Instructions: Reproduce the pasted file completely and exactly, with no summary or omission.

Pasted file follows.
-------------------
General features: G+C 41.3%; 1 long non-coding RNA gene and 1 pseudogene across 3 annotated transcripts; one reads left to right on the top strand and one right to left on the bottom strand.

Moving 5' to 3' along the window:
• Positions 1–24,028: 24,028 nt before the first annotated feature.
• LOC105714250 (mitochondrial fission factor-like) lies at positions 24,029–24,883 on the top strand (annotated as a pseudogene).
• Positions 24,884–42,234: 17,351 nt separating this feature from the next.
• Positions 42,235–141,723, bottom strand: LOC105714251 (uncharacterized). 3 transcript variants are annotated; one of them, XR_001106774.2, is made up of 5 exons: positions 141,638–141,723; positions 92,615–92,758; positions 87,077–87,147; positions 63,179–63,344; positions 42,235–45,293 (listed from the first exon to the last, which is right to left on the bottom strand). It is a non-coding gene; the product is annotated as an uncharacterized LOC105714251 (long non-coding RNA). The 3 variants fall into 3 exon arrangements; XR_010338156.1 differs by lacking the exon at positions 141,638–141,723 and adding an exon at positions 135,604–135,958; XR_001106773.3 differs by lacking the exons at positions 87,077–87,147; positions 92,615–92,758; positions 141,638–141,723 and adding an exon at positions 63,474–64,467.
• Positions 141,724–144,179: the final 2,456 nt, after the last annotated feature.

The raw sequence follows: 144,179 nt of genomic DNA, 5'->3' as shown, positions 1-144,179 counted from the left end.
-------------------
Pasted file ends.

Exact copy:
General features: G+C 41.3%; 1 long non-coding RNA gene and 1 pseudogene across 3 annotated transcripts; one reads left to right on the top strand and one right to left on the bottom strand.

Moving 5' to 3' along the window:
• Positions 1–24,028: 24,028 nt before the first annotated feature.
• LOC105714250 (mitochondrial fission factor-like) lies at positions 24,029–24,883 on the top strand (annotated as a pseudogene).
• Positions 24,884–42,234: 17,351 nt separating this feature from the next.
• Positions 42,235–141,723, bottom strand: LOC105714251 (uncharacterized). 3 transcript variants are annotated; one of them, XR_001106774.2, is made up of 5 exons: positions 141,638–141,723; positions 92,615–92,758; positions 87,077–87,147; positions 63,179–63,344; positions 42,235–45,293 (listed from the first exon to the last, which is right to left on the bottom strand). It is a non-coding gene; the product is annotated as an uncharacterized LOC105714251 (long non-coding RNA). The 3 variants fall into 3 exon arrangements; XR_010338156.1 differs by lacking the exon at positions 141,638–141,723 and adding an exon at positions 135,604–135,958; XR_001106773.3 differs by lacking the exons at positions 87,077–87,147; positions 92,615–92,758; positions 141,638–141,723 and adding an exon at positions 63,474–64,467.
• Positions 141,724–144,179: the final 2,456 nt, after the last annotated feature.

The raw sequence follows: 144,179 nt of genomic DNA, 5'->3' as shown, positions 1-144,179 counted from the left end.